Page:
Marlene is a registered professional biologist who has focused her career on identifying and conserving biodiversity in the Kootenay Region. She is the Managing Director and Principal Ecologist with Pandion Ecological Research Ltd. based in Nelson, which she founded in 1990.
Marlene has a Masters in Ecology from SFU and 27 years of broad-based experience with ecosystem, wildlife habitat, and biodiversity inventory, research, management, and monitoring. She continues to work as a field ecologist in forest, range, and riparian settings, and has authored many technical reports and publications focused on management and stewardship of ecosystems, habitats, and species at risk. Her background in environmental impact assessment has helped her develop and implement a number of mitigation and restoration plans for hydroelectric, forestry, mining, and recreation sectors. She has followed projects through to monitoring phases, and applied her findings to help refine practices and develop operational guidelines.
Marlene works as a technical advisor to the Ktunaxa First Nation, and she has written many management plans for parks and conservation properties in our region (e.g., Fort Shepherd Conservancy, Pend d’Oreille, Marsden, Broadwater). She is currently developing and implementing land remediation and conservation plans as part of a Lower Columbia Ecosystem Management Program, funded by Teck Metals Ltd. Wildlife interpretations for the new Kootenay-Boundary ecosystem field guide were developed by Marlene. She is also conducting local inventory and stewardship projects on several listed species (e.g., great blue herons, yellow-breasted chats, North American racers) and has recently completed an eight year study on wildlife roadkill mortality, with broad implications for listed wildlife. Marlene is a member of the BC Forest Practices Board, the Elk Valley Cumulative Effects Management Framework, the Provincial Yellow-breasted Chat Recovery Team, the Pacific Northwest Great Blue Heron Working Group, the BC Herptofauna and Road Ecology Working Group, and the Salmo Watershed Streamkeepers Society.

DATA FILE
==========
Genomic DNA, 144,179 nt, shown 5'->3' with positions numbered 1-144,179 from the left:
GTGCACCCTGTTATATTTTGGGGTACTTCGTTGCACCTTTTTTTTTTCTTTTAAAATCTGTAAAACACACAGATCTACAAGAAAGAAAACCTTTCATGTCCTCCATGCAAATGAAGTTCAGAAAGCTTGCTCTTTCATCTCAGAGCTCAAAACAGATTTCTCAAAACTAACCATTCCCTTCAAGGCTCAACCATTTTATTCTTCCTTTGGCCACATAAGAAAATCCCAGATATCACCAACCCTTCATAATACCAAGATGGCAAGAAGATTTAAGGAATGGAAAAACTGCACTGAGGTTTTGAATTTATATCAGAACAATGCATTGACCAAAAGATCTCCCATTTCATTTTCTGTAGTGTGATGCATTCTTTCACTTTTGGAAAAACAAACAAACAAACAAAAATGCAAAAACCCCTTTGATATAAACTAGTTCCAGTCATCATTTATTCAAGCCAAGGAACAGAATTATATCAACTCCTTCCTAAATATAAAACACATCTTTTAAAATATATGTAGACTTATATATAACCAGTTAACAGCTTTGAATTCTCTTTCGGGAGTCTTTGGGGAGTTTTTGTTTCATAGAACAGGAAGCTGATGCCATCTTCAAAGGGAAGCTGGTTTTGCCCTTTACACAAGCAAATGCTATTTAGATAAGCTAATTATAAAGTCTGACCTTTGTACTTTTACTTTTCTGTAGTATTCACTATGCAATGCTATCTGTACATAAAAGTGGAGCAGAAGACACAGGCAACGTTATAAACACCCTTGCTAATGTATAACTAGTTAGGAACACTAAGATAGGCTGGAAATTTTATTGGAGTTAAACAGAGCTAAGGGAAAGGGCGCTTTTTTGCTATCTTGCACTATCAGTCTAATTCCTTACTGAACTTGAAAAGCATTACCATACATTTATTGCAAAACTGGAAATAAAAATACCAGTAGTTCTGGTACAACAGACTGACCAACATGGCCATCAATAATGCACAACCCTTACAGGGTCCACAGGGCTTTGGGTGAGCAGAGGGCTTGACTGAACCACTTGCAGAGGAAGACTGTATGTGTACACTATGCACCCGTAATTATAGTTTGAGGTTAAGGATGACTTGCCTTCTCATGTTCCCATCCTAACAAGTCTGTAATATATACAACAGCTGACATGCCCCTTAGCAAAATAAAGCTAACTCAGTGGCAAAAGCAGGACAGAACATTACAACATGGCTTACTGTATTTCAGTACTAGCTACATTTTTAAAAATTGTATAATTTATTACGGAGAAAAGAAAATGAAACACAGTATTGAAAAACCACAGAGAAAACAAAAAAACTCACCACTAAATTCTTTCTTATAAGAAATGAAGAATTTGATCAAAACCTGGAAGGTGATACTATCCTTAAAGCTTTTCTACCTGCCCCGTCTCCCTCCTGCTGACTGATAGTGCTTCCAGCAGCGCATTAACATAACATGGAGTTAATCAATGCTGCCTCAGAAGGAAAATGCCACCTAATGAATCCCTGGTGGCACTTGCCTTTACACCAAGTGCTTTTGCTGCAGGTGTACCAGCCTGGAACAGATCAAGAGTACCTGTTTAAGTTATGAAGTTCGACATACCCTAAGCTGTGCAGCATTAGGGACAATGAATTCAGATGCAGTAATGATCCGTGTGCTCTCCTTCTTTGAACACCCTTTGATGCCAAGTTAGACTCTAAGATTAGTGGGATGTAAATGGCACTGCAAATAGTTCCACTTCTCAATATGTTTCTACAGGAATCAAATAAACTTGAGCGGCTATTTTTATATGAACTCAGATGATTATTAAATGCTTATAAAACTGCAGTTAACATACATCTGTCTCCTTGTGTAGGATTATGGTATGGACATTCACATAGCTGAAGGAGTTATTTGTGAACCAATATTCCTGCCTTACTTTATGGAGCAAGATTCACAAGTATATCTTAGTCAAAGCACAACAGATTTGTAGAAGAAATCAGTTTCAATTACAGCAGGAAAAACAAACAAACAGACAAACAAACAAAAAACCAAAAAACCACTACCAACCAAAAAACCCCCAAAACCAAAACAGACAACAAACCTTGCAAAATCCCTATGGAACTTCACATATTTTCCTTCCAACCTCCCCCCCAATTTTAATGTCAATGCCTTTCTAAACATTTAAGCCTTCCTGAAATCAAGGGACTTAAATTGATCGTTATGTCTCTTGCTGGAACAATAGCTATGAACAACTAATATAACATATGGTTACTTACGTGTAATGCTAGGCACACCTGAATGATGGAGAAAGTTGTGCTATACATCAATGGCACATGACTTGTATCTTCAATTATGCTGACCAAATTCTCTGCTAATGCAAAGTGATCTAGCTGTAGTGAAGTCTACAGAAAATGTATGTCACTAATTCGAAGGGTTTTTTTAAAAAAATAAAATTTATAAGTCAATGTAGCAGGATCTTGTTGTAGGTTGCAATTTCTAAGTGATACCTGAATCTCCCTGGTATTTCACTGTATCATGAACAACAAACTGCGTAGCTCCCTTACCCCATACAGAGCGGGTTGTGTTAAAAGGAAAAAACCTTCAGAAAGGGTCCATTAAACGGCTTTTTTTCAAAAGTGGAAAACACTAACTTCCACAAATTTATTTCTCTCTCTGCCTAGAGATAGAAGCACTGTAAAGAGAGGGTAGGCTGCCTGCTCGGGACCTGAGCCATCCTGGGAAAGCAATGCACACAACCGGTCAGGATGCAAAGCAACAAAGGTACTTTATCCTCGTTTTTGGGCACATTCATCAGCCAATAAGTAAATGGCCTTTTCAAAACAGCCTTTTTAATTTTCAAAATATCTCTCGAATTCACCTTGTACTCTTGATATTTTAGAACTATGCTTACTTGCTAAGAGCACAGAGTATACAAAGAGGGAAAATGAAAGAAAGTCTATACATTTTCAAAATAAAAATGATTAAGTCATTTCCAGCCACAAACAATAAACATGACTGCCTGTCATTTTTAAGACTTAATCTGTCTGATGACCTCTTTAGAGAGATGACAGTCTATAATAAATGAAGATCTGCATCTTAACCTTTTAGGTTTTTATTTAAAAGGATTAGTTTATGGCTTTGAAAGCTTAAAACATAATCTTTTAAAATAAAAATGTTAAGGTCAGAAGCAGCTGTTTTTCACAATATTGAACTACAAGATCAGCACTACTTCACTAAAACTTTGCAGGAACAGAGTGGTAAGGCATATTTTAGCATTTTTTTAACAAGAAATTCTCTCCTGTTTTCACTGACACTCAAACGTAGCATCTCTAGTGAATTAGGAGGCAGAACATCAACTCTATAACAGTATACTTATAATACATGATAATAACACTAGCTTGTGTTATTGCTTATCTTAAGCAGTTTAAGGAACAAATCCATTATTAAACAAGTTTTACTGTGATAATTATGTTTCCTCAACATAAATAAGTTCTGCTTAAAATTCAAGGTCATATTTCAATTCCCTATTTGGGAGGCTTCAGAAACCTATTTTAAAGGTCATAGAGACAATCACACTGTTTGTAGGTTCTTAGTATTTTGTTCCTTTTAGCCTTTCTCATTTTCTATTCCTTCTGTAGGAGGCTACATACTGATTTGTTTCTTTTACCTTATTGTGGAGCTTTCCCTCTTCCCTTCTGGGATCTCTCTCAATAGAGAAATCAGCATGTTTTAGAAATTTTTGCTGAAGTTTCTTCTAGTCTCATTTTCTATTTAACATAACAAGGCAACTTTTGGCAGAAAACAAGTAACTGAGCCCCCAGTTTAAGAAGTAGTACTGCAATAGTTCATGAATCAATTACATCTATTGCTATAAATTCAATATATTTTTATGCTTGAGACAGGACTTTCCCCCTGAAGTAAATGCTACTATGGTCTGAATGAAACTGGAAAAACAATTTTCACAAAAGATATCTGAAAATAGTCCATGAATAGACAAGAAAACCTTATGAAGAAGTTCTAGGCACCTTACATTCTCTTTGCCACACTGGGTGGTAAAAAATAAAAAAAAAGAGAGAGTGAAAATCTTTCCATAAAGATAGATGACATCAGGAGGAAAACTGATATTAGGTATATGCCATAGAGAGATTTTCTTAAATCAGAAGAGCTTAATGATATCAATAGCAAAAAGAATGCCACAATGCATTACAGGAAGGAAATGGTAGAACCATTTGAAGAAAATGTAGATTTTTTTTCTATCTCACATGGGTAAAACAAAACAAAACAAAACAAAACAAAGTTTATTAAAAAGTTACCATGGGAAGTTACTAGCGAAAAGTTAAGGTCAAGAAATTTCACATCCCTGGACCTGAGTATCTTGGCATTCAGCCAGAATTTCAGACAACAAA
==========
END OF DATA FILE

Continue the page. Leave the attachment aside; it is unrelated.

Marlene was inspired when she first arrived here in 1987 to study the Kootenay Lake osprey population and she continues to work tirelessly to promote responsible stewardship of the impressive biological diversity our region has to offer. She enjoys kayaking, mountain biking, hiking, and watching wildlife, and she feels especially fortunate to be able to pursue these activities as part of her work.